Today we’d like to introduce you to Varun Gadh.
So, before we jump into specific questions, why don’t you give us some details about you and your story.
Growing up playing music in LA taught me how to tell the difference between failure and growth. Today, as a designer & engineer, I use that skill every day.
When I was a teenager, I performed – sometimes alone, sometimes with others – in more than a few strange venues. The patio of a Mexican restaurant. A 13-year old’s birthday party at a skate park. Just outside of a bank (they were having a grand reopening). A couple of times, out of the back of a four-wheel modified cable car.
As most performers will tell you, it’s challenging to get even one member an unengaged crowd on your side. Groups of people have inertia. Over time, you learn tools to try to overcome that inertia.
You learn that empathy is critical – considering and reading the audience.
You learn that your first idea – maybe melody or song structure – is almost never your best. There’s a huge difference between your first attempt not working and the entire endeavor being a failure.
You learn that the most beloved songs or performances aren’t necessarily the most skillful, but often those that stir and connect to our emotions or our sense of self.
Without knowing it, I took all of these lessons with me when I started my journey into design & engineering. I began to take the intersection of design & technology seriously in my second year of college. I had less experience in fabrication, robotics, & sketching than many of my classmates.
But I felt completely comfortable with the concepts of human-centered thinking in design, iteration as the core of any development process, and the incorporation of human elements into my work.
It made perfect sense to me, and I eventually realized why: the audience is still an audience, even if you’re selling instead of singing.
I learned that empathy is critical – observing and understanding the user.
I learned that the first idea – maybe a sketch or potential market – is almost never the best. There’s a huge difference between a first attempt not working and the entire endeavor being a failure.
I learned that the most beloved products and experiences aren’t necessarily the most skillful, but often those that stir and connect to our emotions or our sense of self.
The incredible creative culture I got to grow up in still runs through me. Today, I work at Honda Research & Development here in the South Bay, where I continue to grow my skills. I also experiment with new forms of design & creativity (some of which you can see on my Instagram – http://instagram.com/
We’d love to hear more about your work and what you are currently focused on. What else should we know?
I’ve always loved consumer products, and I’m always trying to grow my user-facing skillset. What that really means is I’m focused on three things:
1) How to generate more and better ideas (and how to evaluate those ideas).
2) How to build out the accompanying set of smaller, more specific ideas that guide the experience of a product or form – this part usually falls under design.
3) How to approach building a scalable, trustworthy, elegantly created product – this part typically falls under engineering.
If someone has an idea (or many ideas) about a potential product, I love digging into it with them and figuring out potential business models, what users expect, how it might look and feel, and how you might approach making it! I’ve been lucky enough to meet some great people with physical, digital, and – most often – connected physical consumer products. The best thing about working with people who are excited about what they’re making is just that – their enthusiasm.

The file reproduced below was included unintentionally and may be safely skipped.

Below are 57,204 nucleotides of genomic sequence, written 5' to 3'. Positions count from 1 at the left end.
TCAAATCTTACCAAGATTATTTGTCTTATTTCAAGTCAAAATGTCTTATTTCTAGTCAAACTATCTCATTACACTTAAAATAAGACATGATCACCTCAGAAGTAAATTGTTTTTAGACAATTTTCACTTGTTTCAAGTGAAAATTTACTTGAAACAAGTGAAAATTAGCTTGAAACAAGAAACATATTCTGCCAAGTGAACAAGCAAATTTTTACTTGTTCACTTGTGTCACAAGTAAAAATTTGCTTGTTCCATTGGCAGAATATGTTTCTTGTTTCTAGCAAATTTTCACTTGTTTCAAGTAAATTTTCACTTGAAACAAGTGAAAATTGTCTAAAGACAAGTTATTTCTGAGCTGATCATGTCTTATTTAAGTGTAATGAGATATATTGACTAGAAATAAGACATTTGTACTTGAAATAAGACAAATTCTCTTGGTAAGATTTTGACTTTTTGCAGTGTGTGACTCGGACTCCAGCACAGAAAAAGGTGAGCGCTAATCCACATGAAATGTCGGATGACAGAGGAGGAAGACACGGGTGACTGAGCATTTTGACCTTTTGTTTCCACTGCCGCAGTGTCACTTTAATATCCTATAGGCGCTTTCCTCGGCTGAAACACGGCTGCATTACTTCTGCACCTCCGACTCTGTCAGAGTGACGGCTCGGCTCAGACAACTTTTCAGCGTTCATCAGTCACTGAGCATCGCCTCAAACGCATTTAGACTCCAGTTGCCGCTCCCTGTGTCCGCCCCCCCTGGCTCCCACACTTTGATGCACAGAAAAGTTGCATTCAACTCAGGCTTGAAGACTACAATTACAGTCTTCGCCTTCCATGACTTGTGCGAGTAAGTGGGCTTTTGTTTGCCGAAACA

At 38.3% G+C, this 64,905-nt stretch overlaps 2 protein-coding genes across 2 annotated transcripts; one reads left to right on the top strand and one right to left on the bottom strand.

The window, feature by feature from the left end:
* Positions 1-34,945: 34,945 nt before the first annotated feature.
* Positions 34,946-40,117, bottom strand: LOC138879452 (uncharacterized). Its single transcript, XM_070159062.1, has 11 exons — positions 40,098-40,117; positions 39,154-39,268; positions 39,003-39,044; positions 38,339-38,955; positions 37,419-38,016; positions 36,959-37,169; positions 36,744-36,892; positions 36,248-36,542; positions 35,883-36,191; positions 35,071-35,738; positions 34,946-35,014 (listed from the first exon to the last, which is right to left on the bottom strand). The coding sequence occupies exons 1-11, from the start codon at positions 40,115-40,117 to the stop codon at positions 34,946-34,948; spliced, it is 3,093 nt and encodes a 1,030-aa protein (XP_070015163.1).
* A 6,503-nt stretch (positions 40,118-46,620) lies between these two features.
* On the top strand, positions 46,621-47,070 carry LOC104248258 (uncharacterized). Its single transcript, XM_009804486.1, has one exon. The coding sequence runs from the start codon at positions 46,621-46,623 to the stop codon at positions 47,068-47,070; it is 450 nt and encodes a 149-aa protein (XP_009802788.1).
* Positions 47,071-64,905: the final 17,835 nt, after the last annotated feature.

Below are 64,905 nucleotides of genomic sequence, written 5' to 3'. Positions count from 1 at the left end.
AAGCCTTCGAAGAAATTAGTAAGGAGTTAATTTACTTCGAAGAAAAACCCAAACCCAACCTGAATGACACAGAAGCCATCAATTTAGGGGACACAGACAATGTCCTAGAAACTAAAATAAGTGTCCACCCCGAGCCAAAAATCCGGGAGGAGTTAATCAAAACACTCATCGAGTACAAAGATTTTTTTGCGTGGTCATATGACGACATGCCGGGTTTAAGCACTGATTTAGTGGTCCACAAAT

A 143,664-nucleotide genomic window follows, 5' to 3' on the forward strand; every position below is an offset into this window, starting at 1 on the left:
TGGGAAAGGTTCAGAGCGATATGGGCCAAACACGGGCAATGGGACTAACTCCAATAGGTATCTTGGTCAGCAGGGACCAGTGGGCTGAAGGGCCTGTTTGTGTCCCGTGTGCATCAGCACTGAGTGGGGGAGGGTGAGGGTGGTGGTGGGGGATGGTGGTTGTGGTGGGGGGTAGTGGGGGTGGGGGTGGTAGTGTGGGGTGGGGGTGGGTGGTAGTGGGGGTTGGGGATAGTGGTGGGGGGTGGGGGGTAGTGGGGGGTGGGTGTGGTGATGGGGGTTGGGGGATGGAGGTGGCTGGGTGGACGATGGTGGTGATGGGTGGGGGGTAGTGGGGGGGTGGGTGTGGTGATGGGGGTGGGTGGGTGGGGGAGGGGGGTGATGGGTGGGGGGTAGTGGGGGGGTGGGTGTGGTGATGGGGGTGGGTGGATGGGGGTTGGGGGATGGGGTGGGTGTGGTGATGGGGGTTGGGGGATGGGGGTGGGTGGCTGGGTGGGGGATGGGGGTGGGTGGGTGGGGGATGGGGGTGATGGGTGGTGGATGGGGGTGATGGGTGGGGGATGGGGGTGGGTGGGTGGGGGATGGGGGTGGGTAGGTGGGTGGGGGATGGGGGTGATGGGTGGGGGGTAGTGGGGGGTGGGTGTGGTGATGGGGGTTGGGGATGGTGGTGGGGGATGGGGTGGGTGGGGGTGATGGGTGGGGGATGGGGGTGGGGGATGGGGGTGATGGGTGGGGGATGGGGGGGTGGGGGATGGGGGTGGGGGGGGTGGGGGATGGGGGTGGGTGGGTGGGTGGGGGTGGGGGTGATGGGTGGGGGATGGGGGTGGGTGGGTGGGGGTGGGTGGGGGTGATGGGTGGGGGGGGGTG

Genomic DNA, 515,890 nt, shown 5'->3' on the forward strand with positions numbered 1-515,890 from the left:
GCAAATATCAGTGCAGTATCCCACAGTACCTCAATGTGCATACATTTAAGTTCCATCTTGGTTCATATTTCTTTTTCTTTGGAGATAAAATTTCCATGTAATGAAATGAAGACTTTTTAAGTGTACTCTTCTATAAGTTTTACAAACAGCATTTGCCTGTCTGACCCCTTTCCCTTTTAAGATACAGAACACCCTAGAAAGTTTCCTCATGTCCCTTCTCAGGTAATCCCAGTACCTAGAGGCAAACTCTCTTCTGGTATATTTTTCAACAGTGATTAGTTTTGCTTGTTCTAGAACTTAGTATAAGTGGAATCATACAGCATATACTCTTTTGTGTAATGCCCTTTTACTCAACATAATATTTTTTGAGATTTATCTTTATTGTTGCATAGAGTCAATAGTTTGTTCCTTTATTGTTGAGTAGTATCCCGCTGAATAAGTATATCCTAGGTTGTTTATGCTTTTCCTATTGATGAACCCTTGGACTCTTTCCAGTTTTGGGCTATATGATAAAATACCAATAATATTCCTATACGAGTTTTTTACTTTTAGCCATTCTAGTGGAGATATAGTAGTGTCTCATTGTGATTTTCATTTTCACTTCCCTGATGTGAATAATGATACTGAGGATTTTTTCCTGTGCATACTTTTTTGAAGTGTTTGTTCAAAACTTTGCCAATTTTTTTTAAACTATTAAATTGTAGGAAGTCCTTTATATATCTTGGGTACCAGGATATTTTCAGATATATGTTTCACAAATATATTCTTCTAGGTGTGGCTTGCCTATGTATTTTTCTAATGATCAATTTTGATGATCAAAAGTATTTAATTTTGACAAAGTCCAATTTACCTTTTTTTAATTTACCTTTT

One way that I try to differentiate myself from others is that, although I’ve historically been focused on physical products, I work hard to have viable skills for the technical and creative sides of both digital and physical products.
That way, if I don’t feel that I have the right skills for a project, I can point the budding entrepreneur in the right direction. And more importantly, even if I’m not the right person for every part of a project, I can comfortably understand the right approach.
I love working with individuals with passion and a bright idea. If you think you have one, feel free to reach out to me!
Any shoutouts? Who else deserves credit in this story – who has played a meaningful role?
I’ve been really lucky in terms of mentors – for years, I’ve had teachers, professors, business leaders, engineers, musicians, designers, and others encourage me and show me how they think about life. Without my friends and family, who spent their time teaching me and supporting me when they didn’t have to, I wouldn’t be anywhere near where I am today – nor could I hope to reach where I want to.
Something I’m particularly thankful for is established professionals being willing to take a bet on a younger person. One of my mentors told me that he achieved a great degree of joy and freedom in his career primarily because he took a series of calculated bets on himself. I’m always amazed when others do me that incredible kindness.
When I wanted to work for a summer as an engineer at a design firm, I reached out to dozens of firms and hundreds of people. I had very little similar experience on my resume. After a few months, I’d had one design firm interview and hadn’t received an offer. Then, a couple of months before the summer, one of the companies I’d applied to reached back. After a few interviews, the vice president of the firm offered me a position.
He made a bet on me. I plan to keep pushing forward, and one day be in a position to help others in the same way.
Arunlal Soman (photos of Varun), Varun Gadh (photos of projects)